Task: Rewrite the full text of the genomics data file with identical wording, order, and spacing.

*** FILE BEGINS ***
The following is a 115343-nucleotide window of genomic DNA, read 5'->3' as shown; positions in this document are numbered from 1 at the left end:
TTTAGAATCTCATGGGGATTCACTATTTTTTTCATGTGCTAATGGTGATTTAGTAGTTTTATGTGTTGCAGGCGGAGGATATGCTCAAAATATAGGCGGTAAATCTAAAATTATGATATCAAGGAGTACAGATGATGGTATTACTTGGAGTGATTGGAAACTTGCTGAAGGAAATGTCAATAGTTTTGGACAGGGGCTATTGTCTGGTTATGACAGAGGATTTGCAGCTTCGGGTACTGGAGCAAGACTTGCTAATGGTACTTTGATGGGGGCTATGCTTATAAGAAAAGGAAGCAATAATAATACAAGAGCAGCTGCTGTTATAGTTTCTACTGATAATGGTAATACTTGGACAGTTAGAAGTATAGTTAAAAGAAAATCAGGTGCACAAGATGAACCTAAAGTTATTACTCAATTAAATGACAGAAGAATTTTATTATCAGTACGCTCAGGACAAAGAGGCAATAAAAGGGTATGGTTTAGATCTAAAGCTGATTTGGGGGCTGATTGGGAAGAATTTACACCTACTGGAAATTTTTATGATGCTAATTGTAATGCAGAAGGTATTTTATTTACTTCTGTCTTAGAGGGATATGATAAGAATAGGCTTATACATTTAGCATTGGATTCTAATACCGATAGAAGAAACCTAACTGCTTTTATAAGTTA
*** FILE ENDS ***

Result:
The following is a 115343-nucleotide window of genomic DNA, read 5'->3' as shown; positions in this document are numbered from 1 at the left end:
TTTAGAATCTCATGGGGATTCACTATTTTTTTCATGTGCTAATGGTGATTTAGTAGTTTTATGTGTTGCAGGCGGAGGATATGCTCAAAATATAGGCGGTAAATCTAAAATTATGATATCAAGGAGTACAGATGATGGTATTACTTGGAGTGATTGGAAACTTGCTGAAGGAAATGTCAATAGTTTTGGACAGGGGCTATTGTCTGGTTATGACAGAGGATTTGCAGCTTCGGGTACTGGAGCAAGACTTGCTAATGGTACTTTGATGGGGGCTATGCTTATAAGAAAAGGAAGCAATAATAATACAAGAGCAGCTGCTGTTATAGTTTCTACTGATAATGGTAATACTTGGACAGTTAGAAGTATAGTTAAAAGAAAATCAGGTGCACAAGATGAACCTAAAGTTATTACTCAATTAAATGACAGAAGAATTTTATTATCAGTACGCTCAGGACAAAGAGGCAATAAAAGGGTATGGTTTAGATCTAAAGCTGATTTGGGGGCTGATTGGGAAGAATTTACACCTACTGGAAATTTTTATGATGCTAATTGTAATGCAGAAGGTATTTTATTTACTTCTGTCTTAGAGGGATATGATAAGAATAGGCTTATACATTTAGCATTGGATTCTAATACCGATAGAAGAAACCTAACTGCTTTTATAAGTTA